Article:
Humanitarian Assistance Advances Partnerships With Host Nations
By Petty Officer 1st Class Doug Kimsey, USN
Special to American Forces Press Service
STUTTGART, Germany, Jun. 22, 2005 Often overlooked and little-publicized, the people who work in the Defense Department's Humanitarian Assistance Program are accustomed to living in the shadows, content to go about the business of winning hearts and minds in the host nations the program serves.
U.S. Ambassador to Croatia Ralph Frank (right) and Croatian Assistant Minister for Development Ljudevit Herceg cut the ribbon June 13 to mark the opening of a sports hall built as a humanitarian assistance project in Croatia. The sports hall was constructed using humanitarian funding from U.S. European Command. Photo by Petty Officer 1st Class Doug Kimsey, USN
(Click photo for screen-resolution image);high-resolution image available.
"The goals for DoD's Humanitarian Assistance Program in the post 9-11 world are that we gain access and influence and we build friendships and common understanding with host-nation civilians through cooperation on a project," said Paula Battistoni, HA branch chief at U.S. European Command here.
"The program helps DoD bolster indigenous capacity to respond to disasters, demonstrates what a professional military can accomplish, and promotes regional stability and security while providing our troops with training in austere environments" Battistoni said.
Soldiers' boots on the ground -- in a non-threatening humanitarian posture -- support U.S. interests and build friendships and teamwork, Battistoni added.
EUCOM's HA program operates on a budget of between $15 million and $20 million annually. Project examples include building and repairing schools, medical clinics, disaster-response centers, orphanages, and HIV and AIDS testing and counseling centers, and digging water wells. EUCOM's area of responsibility is vast, covering more than 21 million square miles and 91 countries or territories. Typically, more than 60 nations receive EUCOM humanitarian assistance, mainly in Eastern Europe and Africa.
Battistoni said the EUCOM Humanitarian Assistance Program is a unique tool that helps boost security-cooperation efforts. Building familiarity through humanitarian-assistance projects helps host-nation local populations understand U.S. cultural values of peace, freedom and democracy. It paves the way for continuing partnership in security efforts.
"Terrorism has changed the way we go about our business," she said. "HA projects are important ways we can demonstrate to the host nations' civilians -- before they sign up for terrorist groups -- what we're really about."
Winning the support and good will of the people of host nations served by humanitarian assistance is one way to influence the reputation of the U.S. military in a positive manner, Battistoni said.
"HA projects naturally help open lines of communications with host nations' leaders, be they civilian, military or from other government agencies. By having access to the key people in the region, we're able to help shape the local security environment," Battistoni said. "We can demonstrate what a professional military can accomplish. In some cases, we can increase the host nations' capability to help themselves."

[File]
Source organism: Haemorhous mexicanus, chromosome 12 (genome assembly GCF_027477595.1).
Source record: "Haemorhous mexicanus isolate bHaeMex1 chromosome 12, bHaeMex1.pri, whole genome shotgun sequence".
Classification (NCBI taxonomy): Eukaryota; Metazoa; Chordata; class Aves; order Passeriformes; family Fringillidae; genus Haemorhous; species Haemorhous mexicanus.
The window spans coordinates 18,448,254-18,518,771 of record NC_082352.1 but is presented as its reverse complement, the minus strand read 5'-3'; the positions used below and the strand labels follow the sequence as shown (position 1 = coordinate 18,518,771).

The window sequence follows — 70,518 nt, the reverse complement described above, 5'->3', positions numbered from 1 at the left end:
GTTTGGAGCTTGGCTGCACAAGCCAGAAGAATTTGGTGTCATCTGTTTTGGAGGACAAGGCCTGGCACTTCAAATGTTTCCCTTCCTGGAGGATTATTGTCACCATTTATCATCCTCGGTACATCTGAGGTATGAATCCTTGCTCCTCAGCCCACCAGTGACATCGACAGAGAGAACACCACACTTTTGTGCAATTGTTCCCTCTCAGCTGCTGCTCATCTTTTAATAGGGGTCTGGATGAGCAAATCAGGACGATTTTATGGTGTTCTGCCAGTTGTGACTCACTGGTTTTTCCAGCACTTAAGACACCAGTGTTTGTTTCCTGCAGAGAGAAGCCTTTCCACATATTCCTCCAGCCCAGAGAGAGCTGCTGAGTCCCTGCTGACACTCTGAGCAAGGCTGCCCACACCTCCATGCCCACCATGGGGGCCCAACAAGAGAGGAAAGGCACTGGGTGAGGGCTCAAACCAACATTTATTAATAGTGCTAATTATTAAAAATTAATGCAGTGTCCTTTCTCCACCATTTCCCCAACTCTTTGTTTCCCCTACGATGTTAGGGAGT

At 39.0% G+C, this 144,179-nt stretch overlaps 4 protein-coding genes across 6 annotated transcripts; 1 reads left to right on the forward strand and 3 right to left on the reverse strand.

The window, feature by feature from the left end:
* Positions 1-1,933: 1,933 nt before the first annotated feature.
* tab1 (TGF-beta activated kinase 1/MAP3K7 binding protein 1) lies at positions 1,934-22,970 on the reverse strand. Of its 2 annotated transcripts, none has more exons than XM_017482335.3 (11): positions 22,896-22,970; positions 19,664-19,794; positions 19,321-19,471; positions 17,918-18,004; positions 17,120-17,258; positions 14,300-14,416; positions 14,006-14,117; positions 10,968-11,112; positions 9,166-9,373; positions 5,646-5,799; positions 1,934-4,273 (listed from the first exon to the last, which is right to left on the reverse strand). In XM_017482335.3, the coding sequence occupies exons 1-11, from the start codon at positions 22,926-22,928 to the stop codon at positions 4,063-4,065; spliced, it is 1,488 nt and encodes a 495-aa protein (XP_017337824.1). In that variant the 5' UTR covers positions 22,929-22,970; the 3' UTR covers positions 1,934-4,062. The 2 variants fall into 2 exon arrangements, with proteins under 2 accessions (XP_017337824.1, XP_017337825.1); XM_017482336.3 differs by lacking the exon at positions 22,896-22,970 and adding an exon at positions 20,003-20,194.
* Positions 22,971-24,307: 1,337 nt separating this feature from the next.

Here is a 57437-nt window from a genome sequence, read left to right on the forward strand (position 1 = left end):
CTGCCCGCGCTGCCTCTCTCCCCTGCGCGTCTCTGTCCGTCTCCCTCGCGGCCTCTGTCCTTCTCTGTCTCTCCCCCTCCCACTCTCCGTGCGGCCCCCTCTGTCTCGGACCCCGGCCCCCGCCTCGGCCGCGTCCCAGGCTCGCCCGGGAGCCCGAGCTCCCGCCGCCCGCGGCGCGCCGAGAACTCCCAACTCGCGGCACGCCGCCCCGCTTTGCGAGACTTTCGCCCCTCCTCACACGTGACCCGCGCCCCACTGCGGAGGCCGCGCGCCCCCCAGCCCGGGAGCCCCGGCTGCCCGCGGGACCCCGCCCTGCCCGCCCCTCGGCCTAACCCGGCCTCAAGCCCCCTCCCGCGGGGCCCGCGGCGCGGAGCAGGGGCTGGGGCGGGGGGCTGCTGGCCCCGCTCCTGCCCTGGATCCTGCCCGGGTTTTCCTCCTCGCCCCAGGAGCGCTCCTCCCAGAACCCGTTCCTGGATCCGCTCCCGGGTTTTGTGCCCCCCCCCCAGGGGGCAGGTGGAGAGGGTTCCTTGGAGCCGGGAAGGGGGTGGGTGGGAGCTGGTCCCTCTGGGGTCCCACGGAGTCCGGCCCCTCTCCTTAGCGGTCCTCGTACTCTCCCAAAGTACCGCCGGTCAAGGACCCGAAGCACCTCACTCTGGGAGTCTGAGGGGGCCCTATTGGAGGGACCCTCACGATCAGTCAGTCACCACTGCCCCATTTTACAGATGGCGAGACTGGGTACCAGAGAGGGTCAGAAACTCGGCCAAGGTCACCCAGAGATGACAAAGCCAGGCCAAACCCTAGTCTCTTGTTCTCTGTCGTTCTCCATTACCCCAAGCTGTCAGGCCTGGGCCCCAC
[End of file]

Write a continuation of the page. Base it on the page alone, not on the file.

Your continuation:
When U.S. military participate in HA efforts, there is always an emphasis on training, Battistoni said. "The goal is to train in austere environments. Engineers renovate and construct facilities while medics learn about diseases and train with other nations. Troops learn how to build a bridge in flood conditions, using locally acquired materials in a short amount of time."
A recent EUCOM humanitarian project provided a newly built sports hall at a school in Obrovac, Croatia. U.S. Ambassador Ralph Frank gathered June 13 with local and national Croatian officials to mark completion of the U.S.-financed project.
The $275,000 from DoD's HA program to build and equip the sports hall for primary and secondary school students brought the total value of the U.S. contribution to the construction project to $650,000. The project represents the continuing commitment of the United States and EUCOM to assist the Republic of Croatia, Frank noted.
Equipment and other furnishings for the sports hall came from the HA Excess Property Program, which supplies reutilized non-lethal, non-high tech goods, such as furniture and sports equipment.
"The U.S. military, through the EUCOM HA program, provided $250,000 to construct the new sports hall," Frank said. "They also provided $25,000 in sports equipment to furnish the gym."
"Since 1992, the U.S. has provided more than $407 million to Croatia to strengthen democratic institutions and to support political, economic and social reforms essential to creating and sustaining a better future for all Croatians regardless of ethnic heritage," a press release stated.
(Navy Petty Officer 1st Class Doug Kimsey is assigned to U.S. European Command.)